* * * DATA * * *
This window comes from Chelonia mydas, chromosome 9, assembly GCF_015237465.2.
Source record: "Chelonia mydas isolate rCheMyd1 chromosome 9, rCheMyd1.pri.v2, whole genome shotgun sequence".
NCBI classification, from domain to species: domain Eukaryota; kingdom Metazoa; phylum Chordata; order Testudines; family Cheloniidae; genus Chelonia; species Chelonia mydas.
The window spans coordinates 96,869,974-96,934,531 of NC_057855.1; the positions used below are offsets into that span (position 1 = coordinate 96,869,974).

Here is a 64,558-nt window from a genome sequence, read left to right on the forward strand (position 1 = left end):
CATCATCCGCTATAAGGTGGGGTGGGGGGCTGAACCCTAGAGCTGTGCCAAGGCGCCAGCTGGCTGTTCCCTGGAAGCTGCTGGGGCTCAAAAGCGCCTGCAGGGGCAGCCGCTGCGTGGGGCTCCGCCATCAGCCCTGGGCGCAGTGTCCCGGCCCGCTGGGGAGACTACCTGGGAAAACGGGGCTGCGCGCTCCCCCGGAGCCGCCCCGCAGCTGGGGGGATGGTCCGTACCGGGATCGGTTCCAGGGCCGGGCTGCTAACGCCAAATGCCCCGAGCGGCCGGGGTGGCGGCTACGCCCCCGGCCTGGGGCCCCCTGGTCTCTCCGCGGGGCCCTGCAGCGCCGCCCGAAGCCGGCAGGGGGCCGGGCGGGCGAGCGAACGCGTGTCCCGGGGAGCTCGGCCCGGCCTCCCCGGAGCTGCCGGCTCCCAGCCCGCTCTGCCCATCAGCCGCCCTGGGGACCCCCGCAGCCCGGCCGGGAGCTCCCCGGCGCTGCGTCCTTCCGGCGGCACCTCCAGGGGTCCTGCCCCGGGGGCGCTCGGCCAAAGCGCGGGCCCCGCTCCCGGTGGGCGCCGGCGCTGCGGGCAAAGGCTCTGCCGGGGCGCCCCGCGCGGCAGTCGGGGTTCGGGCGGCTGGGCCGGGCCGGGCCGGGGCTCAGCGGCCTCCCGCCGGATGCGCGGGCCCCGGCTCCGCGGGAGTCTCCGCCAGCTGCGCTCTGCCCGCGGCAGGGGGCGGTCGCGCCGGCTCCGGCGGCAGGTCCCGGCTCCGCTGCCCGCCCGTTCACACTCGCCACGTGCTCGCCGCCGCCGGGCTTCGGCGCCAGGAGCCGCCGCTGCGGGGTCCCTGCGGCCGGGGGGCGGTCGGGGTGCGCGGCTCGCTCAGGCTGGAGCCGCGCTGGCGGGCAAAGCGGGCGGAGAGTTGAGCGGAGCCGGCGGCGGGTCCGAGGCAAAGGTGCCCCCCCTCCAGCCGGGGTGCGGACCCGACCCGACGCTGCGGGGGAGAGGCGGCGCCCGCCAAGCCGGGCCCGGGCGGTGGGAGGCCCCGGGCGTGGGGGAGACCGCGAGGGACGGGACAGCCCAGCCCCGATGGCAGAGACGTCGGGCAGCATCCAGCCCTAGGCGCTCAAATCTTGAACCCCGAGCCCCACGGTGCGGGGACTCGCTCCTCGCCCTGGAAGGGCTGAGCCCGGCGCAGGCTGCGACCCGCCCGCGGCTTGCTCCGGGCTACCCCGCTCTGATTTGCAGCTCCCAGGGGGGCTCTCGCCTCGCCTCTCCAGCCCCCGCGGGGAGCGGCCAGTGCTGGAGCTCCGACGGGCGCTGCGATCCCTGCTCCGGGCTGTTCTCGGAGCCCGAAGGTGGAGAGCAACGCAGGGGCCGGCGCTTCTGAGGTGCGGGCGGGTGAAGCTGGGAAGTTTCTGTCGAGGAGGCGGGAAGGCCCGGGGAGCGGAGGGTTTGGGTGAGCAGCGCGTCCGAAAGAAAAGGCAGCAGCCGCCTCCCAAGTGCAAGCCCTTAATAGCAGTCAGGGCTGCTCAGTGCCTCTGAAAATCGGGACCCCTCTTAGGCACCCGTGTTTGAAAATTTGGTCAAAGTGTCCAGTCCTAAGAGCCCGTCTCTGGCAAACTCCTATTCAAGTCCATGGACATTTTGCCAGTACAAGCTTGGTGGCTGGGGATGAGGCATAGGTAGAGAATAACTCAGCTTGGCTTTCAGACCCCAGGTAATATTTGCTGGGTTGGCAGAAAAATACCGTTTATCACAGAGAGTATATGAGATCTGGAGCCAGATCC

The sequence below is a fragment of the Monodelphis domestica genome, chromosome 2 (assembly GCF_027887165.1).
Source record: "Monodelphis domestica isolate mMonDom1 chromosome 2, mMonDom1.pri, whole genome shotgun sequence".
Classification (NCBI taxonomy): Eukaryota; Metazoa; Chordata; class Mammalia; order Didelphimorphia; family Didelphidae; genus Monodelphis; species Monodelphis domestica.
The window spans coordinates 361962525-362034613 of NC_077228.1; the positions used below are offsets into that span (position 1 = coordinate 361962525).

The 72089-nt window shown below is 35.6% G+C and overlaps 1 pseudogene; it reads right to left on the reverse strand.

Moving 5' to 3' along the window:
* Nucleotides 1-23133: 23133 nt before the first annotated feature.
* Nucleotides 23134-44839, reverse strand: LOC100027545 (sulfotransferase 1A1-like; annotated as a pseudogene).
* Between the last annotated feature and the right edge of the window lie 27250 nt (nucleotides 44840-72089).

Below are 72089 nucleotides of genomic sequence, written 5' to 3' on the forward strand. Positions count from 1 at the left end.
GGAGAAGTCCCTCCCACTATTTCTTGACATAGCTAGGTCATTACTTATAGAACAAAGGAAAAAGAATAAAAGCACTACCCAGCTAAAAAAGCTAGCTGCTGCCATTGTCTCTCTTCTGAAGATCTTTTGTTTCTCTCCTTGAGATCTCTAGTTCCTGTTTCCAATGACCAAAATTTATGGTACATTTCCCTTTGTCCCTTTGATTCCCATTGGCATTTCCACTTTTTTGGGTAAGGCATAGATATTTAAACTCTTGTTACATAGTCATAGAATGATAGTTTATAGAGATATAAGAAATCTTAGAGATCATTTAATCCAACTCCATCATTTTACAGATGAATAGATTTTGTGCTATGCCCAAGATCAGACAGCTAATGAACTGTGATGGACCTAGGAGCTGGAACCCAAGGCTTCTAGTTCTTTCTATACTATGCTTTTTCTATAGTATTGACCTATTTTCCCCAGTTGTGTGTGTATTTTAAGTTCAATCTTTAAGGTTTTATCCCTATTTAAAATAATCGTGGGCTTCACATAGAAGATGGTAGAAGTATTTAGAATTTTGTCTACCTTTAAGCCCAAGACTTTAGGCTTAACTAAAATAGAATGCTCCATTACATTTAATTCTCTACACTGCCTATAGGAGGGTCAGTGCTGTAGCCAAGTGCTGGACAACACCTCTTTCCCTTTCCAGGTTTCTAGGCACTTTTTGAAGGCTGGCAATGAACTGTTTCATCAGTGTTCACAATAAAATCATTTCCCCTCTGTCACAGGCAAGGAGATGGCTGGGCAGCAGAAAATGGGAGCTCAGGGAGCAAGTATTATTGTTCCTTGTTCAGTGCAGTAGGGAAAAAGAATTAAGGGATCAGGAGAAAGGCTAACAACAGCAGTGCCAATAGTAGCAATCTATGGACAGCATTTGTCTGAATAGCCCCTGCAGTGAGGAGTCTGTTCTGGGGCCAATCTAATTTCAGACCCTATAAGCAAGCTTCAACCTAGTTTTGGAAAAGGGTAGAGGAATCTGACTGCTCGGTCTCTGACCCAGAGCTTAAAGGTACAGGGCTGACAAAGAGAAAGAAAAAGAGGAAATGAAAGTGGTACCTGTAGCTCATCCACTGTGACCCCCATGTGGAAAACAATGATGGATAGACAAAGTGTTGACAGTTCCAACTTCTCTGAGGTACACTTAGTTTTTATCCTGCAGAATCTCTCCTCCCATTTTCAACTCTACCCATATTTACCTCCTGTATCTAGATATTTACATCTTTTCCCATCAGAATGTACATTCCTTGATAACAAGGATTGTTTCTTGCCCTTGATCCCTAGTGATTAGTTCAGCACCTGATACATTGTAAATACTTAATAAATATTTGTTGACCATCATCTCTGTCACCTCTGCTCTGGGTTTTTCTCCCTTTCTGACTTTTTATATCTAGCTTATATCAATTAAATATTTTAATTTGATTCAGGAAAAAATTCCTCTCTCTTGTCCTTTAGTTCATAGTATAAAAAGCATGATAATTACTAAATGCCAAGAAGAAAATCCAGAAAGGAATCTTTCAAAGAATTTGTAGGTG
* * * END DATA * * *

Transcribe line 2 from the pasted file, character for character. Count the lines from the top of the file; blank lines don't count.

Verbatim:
Source record: "Chelonia mydas isolate rCheMyd1 chromosome 9, rCheMyd1.pri.v2, whole genome shotgun sequence".